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Dec 22, 2020 | 3 Minute Read

Managing Docker Containers Using Ansible

Table of Contents


Containers have taken over DevOps processes for good. This optimized and highly efficient standard unit of software empowers developers to pack, ship and run their applications quickly and reliably. 

Containers work by isolating the software from its environment and ensure standardization by separating application dependencies from infrastructure. However, too many containers can be confusing and need management. Let’s dig into the core of these two technologies/tools and learn how to utilize them.

Docker and Ansible

Docker is an executable package built on a highly optimized platform for running software on containers. Separated as bundles, these containers have their own libraries and configuration files and they communicate with each other through well-defined channels. 

An automation tool by Red Hat, Ansible, aims to simplify tasks like configuration management, application deployment, and intra-service orchestration.

With its simple architecture, Ansible provides a robust set of features and built-in modules that facilitate writing automation scripts. This allows you to write tasks and execute them inside environments of your choice. Ansible uses YAML language in the form of playbooks. Ansible has a number of built-in modules and plugins, which makes it easy to perform complex tasks using simple YAML code.

Why automate Docker containers with Ansible?

Automating Docker containers in your environment with Ansible leads to:



Building a container with an Ansible Playbook gives you the flexibility to reproduce your Docker environment and other formats like Vagrant, on a cloud instance of your choice or bare metal servers. 



Using Ansible provides a simple, repeatable, defined state of your containers that can be easily tracked for any potential vulnerabilities, along with tracking actions like who deployed what container, with what code, where, and when.



Ansible deploys not just containers but the non-containerized environment components around these, such as storage, database, networking, etc. Thus, Ansible covers the full environment, from local machines to full cloud infrastructures. 

What you need

To make this combination work on your system, you'll need the following before you begin:

  • Docker installed on the local system
  • Ansible 2.4 or higher installed and running on your local machine
  • Passwordless SSH connection between your local machine and remote server
  • A user with sudo privileges

Note: Using Docker modules requires having the Docker SDK for Python installed on the host running Ansible. You will need to have >= 1.7.0 installed for Python 2.7 or Python 3.


Once you have all prerequisites set up on your system, you can begin running playbooks. We are following a specific directory structure to manage our Dockerfiles, playbooks, inventory, etc. You can use any directory structure to manage your code as per your convenience, but it is recommended to follow Ansible best practices.

When it comes to managing different environments like dev, staging and production, it's good to differentiate environment-specific properties within your inventory file; for example, you might have different ports for development, staging, and for production.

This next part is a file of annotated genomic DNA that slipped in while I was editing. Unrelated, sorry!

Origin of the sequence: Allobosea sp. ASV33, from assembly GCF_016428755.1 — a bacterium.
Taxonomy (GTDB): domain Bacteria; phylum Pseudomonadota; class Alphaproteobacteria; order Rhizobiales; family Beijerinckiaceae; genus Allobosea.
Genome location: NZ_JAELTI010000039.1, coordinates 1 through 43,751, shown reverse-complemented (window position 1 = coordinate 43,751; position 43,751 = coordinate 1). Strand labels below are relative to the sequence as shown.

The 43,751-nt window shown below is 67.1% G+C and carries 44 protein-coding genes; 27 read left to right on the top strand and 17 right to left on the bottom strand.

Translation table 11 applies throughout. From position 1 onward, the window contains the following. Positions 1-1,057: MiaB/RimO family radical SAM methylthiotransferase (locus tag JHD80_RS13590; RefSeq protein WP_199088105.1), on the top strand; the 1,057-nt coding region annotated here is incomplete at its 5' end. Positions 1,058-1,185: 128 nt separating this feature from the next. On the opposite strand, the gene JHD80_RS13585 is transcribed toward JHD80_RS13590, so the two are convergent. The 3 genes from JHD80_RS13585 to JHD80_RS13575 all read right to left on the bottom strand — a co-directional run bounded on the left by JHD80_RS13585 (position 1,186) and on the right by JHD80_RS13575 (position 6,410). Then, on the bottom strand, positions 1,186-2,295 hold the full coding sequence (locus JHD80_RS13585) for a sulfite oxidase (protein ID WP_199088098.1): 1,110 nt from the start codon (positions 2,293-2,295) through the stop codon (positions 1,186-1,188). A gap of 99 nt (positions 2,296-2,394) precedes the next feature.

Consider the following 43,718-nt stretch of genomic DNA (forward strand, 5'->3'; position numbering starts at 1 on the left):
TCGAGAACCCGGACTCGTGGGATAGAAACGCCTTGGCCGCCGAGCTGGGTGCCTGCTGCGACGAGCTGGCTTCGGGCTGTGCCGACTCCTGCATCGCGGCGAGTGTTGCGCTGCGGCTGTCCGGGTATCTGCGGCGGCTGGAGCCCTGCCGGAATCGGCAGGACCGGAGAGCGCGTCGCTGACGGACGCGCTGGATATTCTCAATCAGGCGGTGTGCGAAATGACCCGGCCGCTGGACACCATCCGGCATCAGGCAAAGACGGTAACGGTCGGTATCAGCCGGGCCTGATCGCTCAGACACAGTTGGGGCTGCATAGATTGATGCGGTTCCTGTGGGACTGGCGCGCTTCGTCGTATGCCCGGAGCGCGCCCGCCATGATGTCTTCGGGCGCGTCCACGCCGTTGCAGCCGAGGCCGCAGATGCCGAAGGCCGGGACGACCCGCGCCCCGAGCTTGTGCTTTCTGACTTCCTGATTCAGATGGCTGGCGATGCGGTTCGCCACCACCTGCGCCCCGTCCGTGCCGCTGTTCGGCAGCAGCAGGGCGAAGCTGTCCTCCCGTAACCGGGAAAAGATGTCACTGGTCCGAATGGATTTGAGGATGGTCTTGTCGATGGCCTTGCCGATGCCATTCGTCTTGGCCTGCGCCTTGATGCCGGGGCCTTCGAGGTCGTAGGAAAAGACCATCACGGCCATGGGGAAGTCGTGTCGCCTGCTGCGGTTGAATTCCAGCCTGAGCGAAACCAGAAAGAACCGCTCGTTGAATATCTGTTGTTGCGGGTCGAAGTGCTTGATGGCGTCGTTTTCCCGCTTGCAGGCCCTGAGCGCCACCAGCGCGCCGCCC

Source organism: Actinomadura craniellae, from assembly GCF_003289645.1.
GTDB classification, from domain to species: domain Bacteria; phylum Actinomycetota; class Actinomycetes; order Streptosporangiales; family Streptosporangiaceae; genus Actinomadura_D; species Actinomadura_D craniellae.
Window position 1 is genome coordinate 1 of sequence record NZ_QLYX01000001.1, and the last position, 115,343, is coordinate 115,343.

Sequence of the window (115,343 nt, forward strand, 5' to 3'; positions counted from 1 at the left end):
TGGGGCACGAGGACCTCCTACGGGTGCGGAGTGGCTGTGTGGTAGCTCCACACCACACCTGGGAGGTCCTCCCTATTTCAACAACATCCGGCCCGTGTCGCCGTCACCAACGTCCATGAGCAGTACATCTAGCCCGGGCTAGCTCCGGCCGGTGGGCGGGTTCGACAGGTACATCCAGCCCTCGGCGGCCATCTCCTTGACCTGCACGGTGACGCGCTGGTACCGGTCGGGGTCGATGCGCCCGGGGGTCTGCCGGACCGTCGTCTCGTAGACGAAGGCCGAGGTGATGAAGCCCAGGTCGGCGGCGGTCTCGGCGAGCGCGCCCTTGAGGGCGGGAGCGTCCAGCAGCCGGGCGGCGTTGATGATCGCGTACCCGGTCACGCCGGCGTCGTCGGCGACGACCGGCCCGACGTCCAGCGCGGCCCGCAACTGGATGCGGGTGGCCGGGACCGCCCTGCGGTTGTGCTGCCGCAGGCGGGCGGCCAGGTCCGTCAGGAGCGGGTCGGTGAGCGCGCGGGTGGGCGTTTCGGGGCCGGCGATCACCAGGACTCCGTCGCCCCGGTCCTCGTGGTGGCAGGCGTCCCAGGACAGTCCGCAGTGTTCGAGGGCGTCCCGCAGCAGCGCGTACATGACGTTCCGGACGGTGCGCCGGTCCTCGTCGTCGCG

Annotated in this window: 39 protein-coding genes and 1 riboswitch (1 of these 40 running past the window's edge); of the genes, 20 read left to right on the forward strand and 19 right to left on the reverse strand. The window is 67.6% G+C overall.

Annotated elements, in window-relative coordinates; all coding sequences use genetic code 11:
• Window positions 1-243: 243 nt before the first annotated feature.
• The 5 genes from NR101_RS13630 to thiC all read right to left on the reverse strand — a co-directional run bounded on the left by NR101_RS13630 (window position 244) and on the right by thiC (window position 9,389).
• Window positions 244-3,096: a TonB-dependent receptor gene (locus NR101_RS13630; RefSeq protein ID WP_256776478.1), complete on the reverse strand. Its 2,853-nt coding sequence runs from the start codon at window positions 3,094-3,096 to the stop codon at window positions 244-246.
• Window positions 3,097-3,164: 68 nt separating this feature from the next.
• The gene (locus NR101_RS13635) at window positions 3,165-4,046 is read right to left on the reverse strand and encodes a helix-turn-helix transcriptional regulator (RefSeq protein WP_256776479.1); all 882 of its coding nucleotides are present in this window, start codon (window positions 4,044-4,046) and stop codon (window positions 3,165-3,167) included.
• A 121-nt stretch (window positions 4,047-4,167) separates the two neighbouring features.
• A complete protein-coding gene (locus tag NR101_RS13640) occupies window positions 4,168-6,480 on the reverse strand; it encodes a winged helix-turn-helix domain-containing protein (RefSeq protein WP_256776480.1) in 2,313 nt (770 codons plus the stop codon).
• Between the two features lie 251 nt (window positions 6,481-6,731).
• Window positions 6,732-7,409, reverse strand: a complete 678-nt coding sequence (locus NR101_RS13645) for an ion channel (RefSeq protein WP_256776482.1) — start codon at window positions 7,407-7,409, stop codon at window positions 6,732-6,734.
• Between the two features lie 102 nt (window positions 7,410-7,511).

So rather than writing a Docker Compose for each environment, you can easily use the same set of code, whether that is Playbook code or role for each and every environment.

Run the Ansible Playbook

We have a sample playbook and Dockerfile for creating an NGINX image and pushing the same to the Docker Hub. Further, we are creating containers to deploy a sample Drupal application on a remote server using Ansible from our local system.



view raw playbook.yml hosted with ❤ by GitHub



This is a very simple Dockerfile to build an image for an NGINX web server. Under ./inventory, we have inventory files for all environments like dev, stage, prod, etc. In ./inventory/dev/host.yml inventory file, we have our host defined and some variables specific to the dev environment since you can have different values for these variables for other environments. Also, note that the mysql_root_pass variable value is encrypted using Ansible vault. 

Now, to run our playbook on our dev server, we can use this command:

ansible-playbook -i inventory/dev playbook.yml --ask-vault-pass

You will need a vault password that you used to encrypt your secret. This playbook will install the Docker package and its dependencies on the dev server and will create containers to set up your Drupal application along with the MySQL database.

This was a simple playbook to build an image and create some Docker containers. This code can be used for each environment if you want to duplicate a similar setup to any other environment; you just need to make sure you have updated the required values in your environment-specific inventory file. You can orchestrate and manage more complex containerized environments using Ansibmale, like Docker Swarm based environments as well.

Docker has emerged as a great business tool for the DevOps industry; here's the beginner's guide to Docker and Kubernetes to grasp more on the technology. 

About the Author
Jayati Kataria, Axelerant Alumni
About the Author

Jayati Kataria, Axelerant Alumni

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